Japanese Imperial Navy Watch Fob (Graduation Badge) Part 2

Continuing my short series on Navy watch fobs, here is the second piece. (See my previous post for a little background.)

Japanese navy engineer watch fob badge medal ww2

Photo courtesy of Brenton W

This badge, too, has a hawk in an aggressive pose. It is perched on a circular device that encloses a gold gilt cherry blossom. The edge has gilt branches, probably laurel. We can see the anchor in the background along with a few waves here and there. The two kanji here are kou (高), which means ‘high,’ and ren (練), which means ‘practice.’ One may imagine that this could translate into something like ‘high level of practice,’ but the ‘high’ probably means ‘senior,’ as in senior student, or a student at the higher levels.

The reverse has kanji that show this was awarded to a renshuusei (練習生), i.e., a cadet. So the two kanji on the obverse could be translated as senior cadet, I suppose. Anyway, they refer to the student.

Here is the reverse:

Japanese navy engineer watch fob badge medal ww2

Photo courtesy of Brenton W.

The inscription reads ‘Naval Engineer Academy, Engineering Cadet Graduation Commemorative, 4th Graduating Class.’ I have translated this as ‘Navy Engineer Academy,’ but this is a bit misleading. Tomorrow I will discuss this academy a little bit.


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2 CommentsLeave a comment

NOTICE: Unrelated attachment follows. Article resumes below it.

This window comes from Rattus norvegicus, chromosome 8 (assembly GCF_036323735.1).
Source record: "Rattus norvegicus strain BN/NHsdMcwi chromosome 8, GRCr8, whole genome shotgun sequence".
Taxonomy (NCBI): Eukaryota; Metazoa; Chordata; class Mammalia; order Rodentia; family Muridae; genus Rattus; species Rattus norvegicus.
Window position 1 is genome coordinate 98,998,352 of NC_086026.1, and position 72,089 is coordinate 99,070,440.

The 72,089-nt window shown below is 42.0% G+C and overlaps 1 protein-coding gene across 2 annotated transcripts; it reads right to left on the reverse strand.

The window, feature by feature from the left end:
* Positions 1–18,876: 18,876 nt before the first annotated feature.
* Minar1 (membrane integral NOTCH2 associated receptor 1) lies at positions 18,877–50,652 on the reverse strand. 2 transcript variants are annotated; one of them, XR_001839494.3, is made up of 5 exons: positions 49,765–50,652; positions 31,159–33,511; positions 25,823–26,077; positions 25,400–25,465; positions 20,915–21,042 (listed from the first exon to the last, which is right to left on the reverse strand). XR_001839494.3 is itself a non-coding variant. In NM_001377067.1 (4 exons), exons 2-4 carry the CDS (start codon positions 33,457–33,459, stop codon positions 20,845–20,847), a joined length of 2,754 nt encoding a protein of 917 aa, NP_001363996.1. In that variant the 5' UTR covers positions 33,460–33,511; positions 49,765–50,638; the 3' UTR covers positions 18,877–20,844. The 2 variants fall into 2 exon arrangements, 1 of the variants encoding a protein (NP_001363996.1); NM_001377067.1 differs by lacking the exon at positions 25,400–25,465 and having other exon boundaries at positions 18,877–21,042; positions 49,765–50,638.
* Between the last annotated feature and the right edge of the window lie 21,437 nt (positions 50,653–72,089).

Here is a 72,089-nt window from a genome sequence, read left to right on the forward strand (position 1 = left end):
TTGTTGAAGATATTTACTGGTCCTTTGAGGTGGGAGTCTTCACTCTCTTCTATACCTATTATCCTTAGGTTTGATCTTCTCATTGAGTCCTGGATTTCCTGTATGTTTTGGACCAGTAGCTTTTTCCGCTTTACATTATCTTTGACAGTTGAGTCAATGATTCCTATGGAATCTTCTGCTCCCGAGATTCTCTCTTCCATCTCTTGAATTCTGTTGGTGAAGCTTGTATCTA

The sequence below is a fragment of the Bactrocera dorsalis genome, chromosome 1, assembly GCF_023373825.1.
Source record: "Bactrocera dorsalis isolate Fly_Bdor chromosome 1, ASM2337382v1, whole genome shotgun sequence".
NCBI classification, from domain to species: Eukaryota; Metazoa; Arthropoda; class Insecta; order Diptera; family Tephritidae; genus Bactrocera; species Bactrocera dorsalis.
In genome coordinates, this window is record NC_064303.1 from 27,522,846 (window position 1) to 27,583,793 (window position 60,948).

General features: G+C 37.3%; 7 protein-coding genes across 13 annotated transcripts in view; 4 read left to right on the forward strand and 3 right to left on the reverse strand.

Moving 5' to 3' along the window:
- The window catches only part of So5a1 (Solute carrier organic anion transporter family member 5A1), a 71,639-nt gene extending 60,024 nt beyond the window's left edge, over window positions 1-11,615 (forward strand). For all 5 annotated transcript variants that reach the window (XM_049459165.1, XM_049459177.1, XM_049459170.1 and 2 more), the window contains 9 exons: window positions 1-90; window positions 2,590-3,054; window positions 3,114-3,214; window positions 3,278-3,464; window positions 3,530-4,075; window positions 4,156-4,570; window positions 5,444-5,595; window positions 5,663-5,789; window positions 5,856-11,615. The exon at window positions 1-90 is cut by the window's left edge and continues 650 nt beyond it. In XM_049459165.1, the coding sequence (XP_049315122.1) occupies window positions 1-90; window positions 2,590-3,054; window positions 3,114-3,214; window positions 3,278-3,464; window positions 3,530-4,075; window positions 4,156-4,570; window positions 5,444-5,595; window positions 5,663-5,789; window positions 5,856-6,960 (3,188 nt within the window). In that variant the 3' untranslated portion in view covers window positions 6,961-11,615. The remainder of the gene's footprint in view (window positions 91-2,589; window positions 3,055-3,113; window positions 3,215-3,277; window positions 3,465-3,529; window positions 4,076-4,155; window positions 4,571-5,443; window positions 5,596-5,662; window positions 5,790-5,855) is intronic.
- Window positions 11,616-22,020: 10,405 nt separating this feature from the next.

1. This information may be of some help when dealing with navy school fobs; Many of the navy fobs made before Nov 1942 bore the symbols of the school (as an example a hammer with a sakura above it was for the elementary construction school) The same symbol was seen on the patch worn on the sleeve by sailors that would show their level of training. In Nov 1942 naval rank and training patches (called round rates by collectors) were eliminated and replaced with new rank insignia which included 2 small patches worn on the left sleeve that indicate the level of training. The area of training was indicated with a metal color sakura worn on the right sleeve rank patch. i.e. engineering = purple , medical=red, music=royal blue and there were others. The level of training was indicated with a single yellow sakura on a black circle patch for elementary level training and a double yellow sakura (one behind the other) for advanced training. The symbols on the fobs also changed to reflect the new rates. If you look closely, the symbol in the circle of leaves on your fob is the double sakura which would mean advanced school or training most likely reserved for a petty officer. Given this symbol was used on the fob… indicates your fob was made after 11-1942. I hope this helps you but if you need pictures of copies of some fobs and the cloth patches to show how they were connected I would be happy to send them you.

    John Egger

    • Thanks for the great information.

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